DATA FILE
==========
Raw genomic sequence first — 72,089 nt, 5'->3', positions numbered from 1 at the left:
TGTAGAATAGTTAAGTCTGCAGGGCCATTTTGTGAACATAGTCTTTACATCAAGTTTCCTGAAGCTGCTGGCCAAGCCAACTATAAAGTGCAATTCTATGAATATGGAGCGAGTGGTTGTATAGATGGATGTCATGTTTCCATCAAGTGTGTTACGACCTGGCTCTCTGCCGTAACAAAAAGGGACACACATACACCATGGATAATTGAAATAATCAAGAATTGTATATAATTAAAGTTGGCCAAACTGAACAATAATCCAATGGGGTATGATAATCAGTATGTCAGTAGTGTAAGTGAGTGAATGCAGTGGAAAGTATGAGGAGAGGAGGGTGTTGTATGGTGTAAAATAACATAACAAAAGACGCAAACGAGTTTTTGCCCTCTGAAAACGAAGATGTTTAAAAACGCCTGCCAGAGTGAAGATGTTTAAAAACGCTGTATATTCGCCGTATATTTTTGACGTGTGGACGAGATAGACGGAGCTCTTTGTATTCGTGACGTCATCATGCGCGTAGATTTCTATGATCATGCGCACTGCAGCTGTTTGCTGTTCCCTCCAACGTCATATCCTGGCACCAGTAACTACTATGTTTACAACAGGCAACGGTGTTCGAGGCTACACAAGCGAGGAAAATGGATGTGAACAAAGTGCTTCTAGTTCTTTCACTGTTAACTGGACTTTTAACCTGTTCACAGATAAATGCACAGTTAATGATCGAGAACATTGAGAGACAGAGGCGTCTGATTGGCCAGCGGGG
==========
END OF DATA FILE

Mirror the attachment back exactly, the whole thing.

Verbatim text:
Raw genomic sequence first — 72,089 nt, 5'->3', positions numbered from 1 at the left:
TGTAGAATAGTTAAGTCTGCAGGGCCATTTTGTGAACATAGTCTTTACATCAAGTTTCCTGAAGCTGCTGGCCAAGCCAACTATAAAGTGCAATTCTATGAATATGGAGCGAGTGGTTGTATAGATGGATGTCATGTTTCCATCAAGTGTGTTACGACCTGGCTCTCTGCCGTAACAAAAAGGGACACACATACACCATGGATAATTGAAATAATCAAGAATTGTATATAATTAAAGTTGGCCAAACTGAACAATAATCCAATGGGGTATGATAATCAGTATGTCAGTAGTGTAAGTGAGTGAATGCAGTGGAAAGTATGAGGAGAGGAGGGTGTTGTATGGTGTAAAATAACATAACAAAAGACGCAAACGAGTTTTTGCCCTCTGAAAACGAAGATGTTTAAAAACGCCTGCCAGAGTGAAGATGTTTAAAAACGCTGTATATTCGCCGTATATTTTTGACGTGTGGACGAGATAGACGGAGCTCTTTGTATTCGTGACGTCATCATGCGCGTAGATTTCTATGATCATGCGCACTGCAGCTGTTTGCTGTTCCCTCCAACGTCATATCCTGGCACCAGTAACTACTATGTTTACAACAGGCAACGGTGTTCGAGGCTACACAAGCGAGGAAAATGGATGTGAACAAAGTGCTTCTAGTTCTTTCACTGTTAACTGGACTTTTAACCTGTTCACAGATAAATGCACAGTTAATGATCGAGAACATTGAGAGACAGAGGCGTCTGATTGGCCAGCGGGG